Foreign investors were net sellers of £8.2bn of gilts last month as political risk was priced in, but this has been offset by net buying by UK institutions adjusting to a low-yield environment and rotating out of fixed income and into equities and real estate.

Mike Prew is managing director and head of real estate at Jefferies

The main operating feature for real-estate investment trusts (REITs) has been Land Securities, British Land and Hammerson locking into £2.2bn of bank money ahead of five-year gilt yields shifting from 0.9% to 1.3%.

Writing before the outcome of the general election, it seems that neither the Tories nor Labour will win an overall majority, and the problem with the Fixed-Term Parliaments Act is that a two-thirds majority in the Commons is needed to call another general election.

That could mean a zombie government for five years, putting at risk the UK’s credit rating, which memorably lost its unimpeachable AAA status in 2013.

Demand for prime real estate remains substantial, as shown by Great Portland Estate’s joint-venture sale of 95 Wigmore Street, W1, for £222m, having been put on the market for £190m. That is a capital value of £2,209/sq ft or 3.4% initial yield, which is white-hot pricing for ‘Chipboard Alley’ north of Oxford Street, and Great Portland Estates has probably locked into a near-100% developer’s profit.

These low yields remain a function of global stimulus, which makes 3.4% look good relative value, with safe-haven status enhanced by the risk of Greece exiting the eurozone.

A ‘Grexit’ would be less manageable than the market thinks, and could spur the European Central Bank into stepping into buying paper from the existing €60bn (£44bn) a month quantitive easing programme.

The real worry is that US and UK growth sputtered in the first quarter. The world’s largest economy grew by a meagre 0.2% after 2.2% in the final three months of 2014, and the UK slowed to 0.3% with service-sector growth offset by falling construction output. The prospect of the US Fed and Bank of England raising rates this year has all but evaporated and inflation remains weak. That isn’t enough to fill voters with confidence in the coalition’s economic track record but it’s also too high for rivals to damn it.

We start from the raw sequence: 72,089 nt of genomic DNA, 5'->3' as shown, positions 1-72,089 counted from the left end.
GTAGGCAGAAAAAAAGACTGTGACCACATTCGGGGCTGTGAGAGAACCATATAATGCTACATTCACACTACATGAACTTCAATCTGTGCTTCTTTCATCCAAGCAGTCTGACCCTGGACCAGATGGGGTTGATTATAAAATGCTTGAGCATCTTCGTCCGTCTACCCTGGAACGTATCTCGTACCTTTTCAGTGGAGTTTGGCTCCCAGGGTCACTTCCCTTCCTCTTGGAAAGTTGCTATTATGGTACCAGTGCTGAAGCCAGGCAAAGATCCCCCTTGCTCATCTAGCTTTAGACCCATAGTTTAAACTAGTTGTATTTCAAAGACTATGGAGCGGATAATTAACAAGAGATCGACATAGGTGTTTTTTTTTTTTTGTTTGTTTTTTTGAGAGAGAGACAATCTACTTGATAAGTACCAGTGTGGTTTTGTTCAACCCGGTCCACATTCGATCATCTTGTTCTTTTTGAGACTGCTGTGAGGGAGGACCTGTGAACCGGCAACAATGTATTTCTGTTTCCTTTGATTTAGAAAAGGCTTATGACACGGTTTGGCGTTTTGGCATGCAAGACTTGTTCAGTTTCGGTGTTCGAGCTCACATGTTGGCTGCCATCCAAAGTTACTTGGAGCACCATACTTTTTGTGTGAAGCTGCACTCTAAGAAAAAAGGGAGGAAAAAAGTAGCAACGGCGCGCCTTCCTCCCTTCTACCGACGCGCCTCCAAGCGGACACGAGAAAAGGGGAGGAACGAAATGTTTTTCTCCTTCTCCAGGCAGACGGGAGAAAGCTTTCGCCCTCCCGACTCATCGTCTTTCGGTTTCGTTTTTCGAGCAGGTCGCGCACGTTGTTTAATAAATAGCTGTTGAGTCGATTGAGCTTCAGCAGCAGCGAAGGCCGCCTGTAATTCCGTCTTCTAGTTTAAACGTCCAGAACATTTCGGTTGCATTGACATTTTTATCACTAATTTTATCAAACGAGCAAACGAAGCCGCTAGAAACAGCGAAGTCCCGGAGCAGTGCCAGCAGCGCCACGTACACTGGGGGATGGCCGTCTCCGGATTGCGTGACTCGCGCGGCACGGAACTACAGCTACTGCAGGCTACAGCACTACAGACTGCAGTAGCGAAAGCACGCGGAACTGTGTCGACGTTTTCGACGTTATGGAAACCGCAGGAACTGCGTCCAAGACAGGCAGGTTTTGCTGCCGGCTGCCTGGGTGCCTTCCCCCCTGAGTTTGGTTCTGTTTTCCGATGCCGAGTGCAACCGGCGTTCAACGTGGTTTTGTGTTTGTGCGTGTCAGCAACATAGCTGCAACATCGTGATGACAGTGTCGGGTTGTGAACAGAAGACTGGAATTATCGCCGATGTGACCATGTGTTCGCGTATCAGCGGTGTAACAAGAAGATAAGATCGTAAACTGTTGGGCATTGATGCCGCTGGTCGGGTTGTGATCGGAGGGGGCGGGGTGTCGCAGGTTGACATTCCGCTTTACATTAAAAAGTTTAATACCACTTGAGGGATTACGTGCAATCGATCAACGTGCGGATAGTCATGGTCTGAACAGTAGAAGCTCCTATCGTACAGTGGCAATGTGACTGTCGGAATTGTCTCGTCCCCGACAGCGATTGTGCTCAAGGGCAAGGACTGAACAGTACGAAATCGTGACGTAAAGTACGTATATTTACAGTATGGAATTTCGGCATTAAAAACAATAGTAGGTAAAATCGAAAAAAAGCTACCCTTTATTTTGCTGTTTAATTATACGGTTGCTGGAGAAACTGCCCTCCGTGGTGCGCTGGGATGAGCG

What is becoming apparent is that there is a chronic lack of demand; developed economies stall without stimulus. What’s good for bond yields and real estate cap rates is, however, bad for rental growth. That is why REIT shares have crabbed sideways over the past few months despite universal enthusiasm for Land Securities and British Land with a slew of share-price target upgrades ahead of them announcing their March portfolio revaluations.

Average NAV growth across UK REITs peaked at 16% last September and with that the sector sprinted into 2015. What property shares do now, the direct market tends to follow around six to nine months later.

REIT shares are now capitalised at £62bn but that equity capital is forward-looking and smart while valuation of the £1 trillion commercial property sector is sticky and backward-looking.

REITs may be up 20% over the past 12 months, but this performance was concentrated between October and February, since which the UK IPD ‘All Property’ Capital Value Index has slowed, with quarterly data annualised dropping from 15% to 6%. REITs have lost momentum for a reason and analysts may be building undeliverable growth into their share-price targets.

Mike Prew is managing director and head of real estate at Jefferies